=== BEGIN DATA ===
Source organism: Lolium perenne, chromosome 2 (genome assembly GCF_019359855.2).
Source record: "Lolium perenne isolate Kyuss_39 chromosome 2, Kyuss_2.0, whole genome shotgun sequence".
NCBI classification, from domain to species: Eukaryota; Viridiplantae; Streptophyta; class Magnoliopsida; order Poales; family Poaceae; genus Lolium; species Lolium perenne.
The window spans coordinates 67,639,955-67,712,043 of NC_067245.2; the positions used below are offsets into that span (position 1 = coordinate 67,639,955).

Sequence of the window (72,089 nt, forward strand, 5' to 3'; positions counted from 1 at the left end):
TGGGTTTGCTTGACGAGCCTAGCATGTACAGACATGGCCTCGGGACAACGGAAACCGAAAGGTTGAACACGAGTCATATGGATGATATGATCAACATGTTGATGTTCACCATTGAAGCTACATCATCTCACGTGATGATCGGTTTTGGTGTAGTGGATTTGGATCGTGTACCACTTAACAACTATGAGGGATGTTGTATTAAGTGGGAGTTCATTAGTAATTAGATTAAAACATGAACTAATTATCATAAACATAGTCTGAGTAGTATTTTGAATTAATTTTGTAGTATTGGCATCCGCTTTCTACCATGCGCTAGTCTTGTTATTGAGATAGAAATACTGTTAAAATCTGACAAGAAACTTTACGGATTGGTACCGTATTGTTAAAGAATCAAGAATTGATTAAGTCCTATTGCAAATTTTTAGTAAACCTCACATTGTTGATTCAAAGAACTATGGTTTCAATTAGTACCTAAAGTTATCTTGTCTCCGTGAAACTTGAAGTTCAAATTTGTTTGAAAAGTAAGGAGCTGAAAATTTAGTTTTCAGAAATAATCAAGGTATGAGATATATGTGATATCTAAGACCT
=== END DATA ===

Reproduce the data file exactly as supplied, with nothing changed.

Source organism: Lolium perenne, chromosome 2 (genome assembly GCF_019359855.2).
Source record: "Lolium perenne isolate Kyuss_39 chromosome 2, Kyuss_2.0, whole genome shotgun sequence".
NCBI classification, from domain to species: Eukaryota; Viridiplantae; Streptophyta; class Magnoliopsida; order Poales; family Poaceae; genus Lolium; species Lolium perenne.
The window spans coordinates 67,639,955-67,712,043 of NC_067245.2; the positions used below are offsets into that span (position 1 = coordinate 67,639,955).

Sequence of the window (72,089 nt, forward strand, 5' to 3'; positions counted from 1 at the left end):
TGGGTTTGCTTGACGAGCCTAGCATGTACAGACATGGCCTCGGGACAACGGAAACCGAAAGGTTGAACACGAGTCATATGGATGATATGATCAACATGTTGATGTTCACCATTGAAGCTACATCATCTCACGTGATGATCGGTTTTGGTGTAGTGGATTTGGATCGTGTACCACTTAACAACTATGAGGGATGTTGTATTAAGTGGGAGTTCATTAGTAATTAGATTAAAACATGAACTAATTATCATAAACATAGTCTGAGTAGTATTTTGAATTAATTTTGTAGTATTGGCATCCGCTTTCTACCATGCGCTAGTCTTGTTATTGAGATAGAAATACTGTTAAAATCTGACAAGAAACTTTACGGATTGGTACCGTATTGTTAAAGAATCAAGAATTGATTAAGTCCTATTGCAAATTTTTAGTAAACCTCACATTGTTGATTCAAAGAACTATGGTTTCAATTAGTACCTAAAGTTATCTTGTCTCCGTGAAACTTGAAGTTCAAATTTGTTTGAAAAGTAAGGAGCTGAAAATTTAGTTTTCAGAAATAATCAAGGTATGAGATATATGTGATATCTAAGACCT